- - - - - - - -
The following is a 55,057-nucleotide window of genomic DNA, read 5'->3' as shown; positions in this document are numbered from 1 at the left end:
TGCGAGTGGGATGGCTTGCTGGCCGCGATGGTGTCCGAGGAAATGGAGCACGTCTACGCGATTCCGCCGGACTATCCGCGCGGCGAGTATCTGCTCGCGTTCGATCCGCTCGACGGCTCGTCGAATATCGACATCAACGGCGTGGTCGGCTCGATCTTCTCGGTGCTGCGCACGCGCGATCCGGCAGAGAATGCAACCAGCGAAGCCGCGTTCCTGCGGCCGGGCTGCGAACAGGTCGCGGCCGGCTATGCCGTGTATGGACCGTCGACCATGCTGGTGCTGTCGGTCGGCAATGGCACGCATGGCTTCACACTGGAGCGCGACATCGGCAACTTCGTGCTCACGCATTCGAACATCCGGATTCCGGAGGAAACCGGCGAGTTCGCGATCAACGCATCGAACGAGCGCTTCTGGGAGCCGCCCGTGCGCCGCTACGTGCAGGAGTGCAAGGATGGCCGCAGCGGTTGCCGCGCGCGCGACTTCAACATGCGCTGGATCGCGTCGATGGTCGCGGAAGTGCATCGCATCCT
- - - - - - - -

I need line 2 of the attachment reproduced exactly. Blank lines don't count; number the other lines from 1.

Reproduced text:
TGCGAGTGGGATGGCTTGCTGGCCGCGATGGTGTCCGAGGAAATGGAGCACGTCTACGCGATTCCGCCGGACTATCCGCGCGGCGAGTATCTGCTCGCGTTCGATCCGCTCGACGGCTCGTCGAATATCGACATCAACGGCGTGGTCGGCTCGATCTTCTCGGTGCTGCGCACGCGCGATCCGGCAGAGAATGCAACCAGCGAAGCCGCGTTCCTGCGGCCGGGCTGCGAACAGGTCGCGGCCGGCTATGCCGTGTATGGACCGTCGACCATGCTGGTGCTGTCGGTCGGCAATGGCACGCATGGCTTCACACTGGAGCGCGACATCGGCAACTTCGTGCTCACGCATTCGAACATCCGGATTCCGGAGGAAACCGGCGAGTTCGCGATCAACGCATCGAACGAGCGCTTCTGGGAGCCGCCCGTGCGCCGCTACGTGCAGGAGTGCAAGGATGGCCGCAGCGGTTGCCGCGCGCGCGACTTCAACATGCGCTGGATCGCGTCGATGGTCGCGGAAGTGCATCGCATCCT